Post-2020 plans for Malaysia’s digital health initiatives
During one HIMSS’ Digital Health Summit panel discussion, the moderator Tim Kelsey who is also HIMSS’ SVP of Analytics International had said, “I love the challenges and opportunities for digital in healthcare.”
He had observed that governments have prioritised digital health for quite some time even before COVID-19, and they do so because they recognise the evidence that supports the value of an empowered patient in improving their health-seeking behaviour.
“The drivers have been there and the pandemic has generally accelerated (digital health),” he said.
Ayala Health’s Chief Digital Officer Christian Besler in Philippines, shared about how as part of their corporate health strategy, the company had brought primary health care clinics into the work premises of large corporations.
Patients could schedule appointments with the on-site doctor via a digital app, and a typical daily ritual of a corporate employee under this service’s care would be a quick check-in with the doctor before work, and even their blood pressure taken and recorded into an EMR system (electronic medical records).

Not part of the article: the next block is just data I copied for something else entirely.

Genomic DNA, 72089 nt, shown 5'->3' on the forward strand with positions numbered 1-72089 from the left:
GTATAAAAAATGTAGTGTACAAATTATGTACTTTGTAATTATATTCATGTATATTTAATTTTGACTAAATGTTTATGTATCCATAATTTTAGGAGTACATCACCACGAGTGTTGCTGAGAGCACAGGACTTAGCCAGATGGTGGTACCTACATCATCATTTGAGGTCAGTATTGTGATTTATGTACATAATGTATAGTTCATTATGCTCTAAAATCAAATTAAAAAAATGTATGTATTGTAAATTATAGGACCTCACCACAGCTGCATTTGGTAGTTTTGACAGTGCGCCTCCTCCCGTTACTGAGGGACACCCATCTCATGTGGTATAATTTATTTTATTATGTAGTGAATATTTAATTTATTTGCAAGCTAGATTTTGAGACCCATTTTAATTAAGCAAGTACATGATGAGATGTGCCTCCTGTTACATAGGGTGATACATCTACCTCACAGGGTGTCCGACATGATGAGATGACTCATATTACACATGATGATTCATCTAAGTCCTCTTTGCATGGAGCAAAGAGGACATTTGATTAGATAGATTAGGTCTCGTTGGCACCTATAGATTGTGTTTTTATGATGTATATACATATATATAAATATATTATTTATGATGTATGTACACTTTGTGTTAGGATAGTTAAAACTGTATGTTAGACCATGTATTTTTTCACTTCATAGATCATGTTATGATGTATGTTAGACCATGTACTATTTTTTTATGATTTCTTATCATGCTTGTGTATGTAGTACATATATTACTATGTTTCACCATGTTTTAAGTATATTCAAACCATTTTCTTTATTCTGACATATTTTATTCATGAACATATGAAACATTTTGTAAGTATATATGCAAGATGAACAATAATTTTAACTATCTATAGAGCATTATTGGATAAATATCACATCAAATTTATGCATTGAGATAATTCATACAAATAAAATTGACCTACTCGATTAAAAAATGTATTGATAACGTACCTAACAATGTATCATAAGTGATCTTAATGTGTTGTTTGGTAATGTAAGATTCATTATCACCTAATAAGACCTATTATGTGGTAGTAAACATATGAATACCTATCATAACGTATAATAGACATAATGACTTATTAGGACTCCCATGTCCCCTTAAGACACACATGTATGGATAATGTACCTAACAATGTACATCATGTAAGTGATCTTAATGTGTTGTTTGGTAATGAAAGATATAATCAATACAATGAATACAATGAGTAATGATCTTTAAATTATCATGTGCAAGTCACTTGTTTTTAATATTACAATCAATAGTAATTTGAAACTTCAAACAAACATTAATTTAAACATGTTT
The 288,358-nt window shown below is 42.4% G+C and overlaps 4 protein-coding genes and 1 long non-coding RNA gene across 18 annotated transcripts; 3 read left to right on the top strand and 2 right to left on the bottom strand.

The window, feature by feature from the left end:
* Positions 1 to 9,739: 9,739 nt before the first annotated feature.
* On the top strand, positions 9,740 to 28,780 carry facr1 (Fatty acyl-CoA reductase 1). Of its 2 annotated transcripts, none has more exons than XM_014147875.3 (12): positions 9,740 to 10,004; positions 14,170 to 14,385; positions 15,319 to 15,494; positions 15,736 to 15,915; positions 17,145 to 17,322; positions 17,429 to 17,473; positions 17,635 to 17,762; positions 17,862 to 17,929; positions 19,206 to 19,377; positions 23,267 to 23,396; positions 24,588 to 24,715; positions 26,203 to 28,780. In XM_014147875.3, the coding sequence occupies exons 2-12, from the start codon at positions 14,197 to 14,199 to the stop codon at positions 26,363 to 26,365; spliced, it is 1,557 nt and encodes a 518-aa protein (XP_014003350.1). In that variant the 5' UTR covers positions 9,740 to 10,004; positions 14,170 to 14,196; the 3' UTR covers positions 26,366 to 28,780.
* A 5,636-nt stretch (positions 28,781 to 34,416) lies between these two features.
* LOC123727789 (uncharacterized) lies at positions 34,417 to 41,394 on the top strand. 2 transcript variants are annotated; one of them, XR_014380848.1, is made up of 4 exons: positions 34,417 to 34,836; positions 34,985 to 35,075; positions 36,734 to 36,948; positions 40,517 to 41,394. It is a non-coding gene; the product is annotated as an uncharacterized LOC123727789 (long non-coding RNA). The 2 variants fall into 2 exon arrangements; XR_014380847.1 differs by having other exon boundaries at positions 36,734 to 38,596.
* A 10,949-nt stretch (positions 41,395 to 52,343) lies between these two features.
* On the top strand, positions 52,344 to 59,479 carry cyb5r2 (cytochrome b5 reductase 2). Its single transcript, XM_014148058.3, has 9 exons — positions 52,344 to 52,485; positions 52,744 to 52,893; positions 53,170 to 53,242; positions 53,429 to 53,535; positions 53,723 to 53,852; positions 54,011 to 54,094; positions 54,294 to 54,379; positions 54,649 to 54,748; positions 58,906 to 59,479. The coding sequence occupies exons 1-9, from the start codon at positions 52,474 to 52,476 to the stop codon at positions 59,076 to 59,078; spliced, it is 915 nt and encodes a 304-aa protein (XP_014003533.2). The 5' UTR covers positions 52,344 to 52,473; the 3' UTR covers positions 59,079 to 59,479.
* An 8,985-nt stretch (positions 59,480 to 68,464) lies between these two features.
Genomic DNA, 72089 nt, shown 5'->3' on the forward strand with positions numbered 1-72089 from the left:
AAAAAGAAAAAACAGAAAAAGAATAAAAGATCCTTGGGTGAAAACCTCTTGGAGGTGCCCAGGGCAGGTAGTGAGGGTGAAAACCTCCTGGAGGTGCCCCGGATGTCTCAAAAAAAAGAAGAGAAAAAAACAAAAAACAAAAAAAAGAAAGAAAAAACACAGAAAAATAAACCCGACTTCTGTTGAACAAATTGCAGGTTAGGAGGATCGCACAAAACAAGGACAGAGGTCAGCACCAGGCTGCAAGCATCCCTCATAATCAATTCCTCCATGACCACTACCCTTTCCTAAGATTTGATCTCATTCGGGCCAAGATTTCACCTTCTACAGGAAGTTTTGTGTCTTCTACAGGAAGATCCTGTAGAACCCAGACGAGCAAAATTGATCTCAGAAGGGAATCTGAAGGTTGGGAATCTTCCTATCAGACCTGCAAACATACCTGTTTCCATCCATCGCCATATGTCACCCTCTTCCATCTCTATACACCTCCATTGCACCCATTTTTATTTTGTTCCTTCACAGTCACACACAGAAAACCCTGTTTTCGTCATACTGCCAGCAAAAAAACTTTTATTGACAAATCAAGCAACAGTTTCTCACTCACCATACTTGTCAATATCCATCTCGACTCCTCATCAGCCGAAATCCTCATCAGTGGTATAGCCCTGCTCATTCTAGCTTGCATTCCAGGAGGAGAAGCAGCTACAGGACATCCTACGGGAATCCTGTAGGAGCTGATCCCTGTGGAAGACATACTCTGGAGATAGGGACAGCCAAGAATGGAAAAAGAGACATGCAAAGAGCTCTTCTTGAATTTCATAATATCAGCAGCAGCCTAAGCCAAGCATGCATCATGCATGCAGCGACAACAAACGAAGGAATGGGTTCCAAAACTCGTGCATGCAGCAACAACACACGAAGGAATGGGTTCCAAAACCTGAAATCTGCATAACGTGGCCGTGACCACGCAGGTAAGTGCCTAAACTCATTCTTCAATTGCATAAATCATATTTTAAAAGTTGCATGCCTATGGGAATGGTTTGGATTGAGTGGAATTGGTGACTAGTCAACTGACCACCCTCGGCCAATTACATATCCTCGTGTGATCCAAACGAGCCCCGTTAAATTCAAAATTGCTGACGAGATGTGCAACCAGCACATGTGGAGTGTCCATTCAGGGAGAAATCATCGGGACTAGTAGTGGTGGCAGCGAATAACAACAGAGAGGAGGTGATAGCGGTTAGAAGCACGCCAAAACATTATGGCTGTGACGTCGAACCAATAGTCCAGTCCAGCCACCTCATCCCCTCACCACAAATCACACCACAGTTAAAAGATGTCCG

The upward or downward trend of a patient’s health would be easier spotted and these trends could also inform doctors whether to adjust medications or carry out an intervention, and so on.
Christian said, “By moving the doctor literally next to the entrance at work, there is no excuse not to check in.”
When Manila went into lockdown due to the coronavirus, all corporate clinics were closed. But the beauty of having technology installed earlier on, was that it enabled a seamless continuance of this healthcare service via one-on-one video conference sessions with patients.
‘We had to retool our workforce overnight to enable this. Luckily, doctors were open-minded and forward-thinking enough in how to still fulfill healthcare needs, medication needs, prescription needs, and all that,” Christian said.
Malaysia’s digital initiatives
This acceleration in equipping the healthcare system with digital tools and platforms is something Malaysia underwent as a country as well.
The panel discussion also saw Malaysian Ministry of Health’s Dr. Fazilah Shaik Allaudin share perspectives at the national level. The overall public health preparedness and response is wide-ranging from activation of the national CPRC (Crisis Preparedness and Response Centre) to strengthening (immigration) point of entry screening, expanding hospital capacity, activation of rapid response teams, international collaborations, and many more.
Of these, there is also the digital response and within that there are six focus areas identified for upgrade and/or enhanced activities includes strategic and risk communications with the use of many media channels like social media, mass media and so on to keep the public informed.
“Community engagement is also very important,” Dr. Fazilah said adding that they either leveraged an existing platform/system, or they created a new initiative/tool.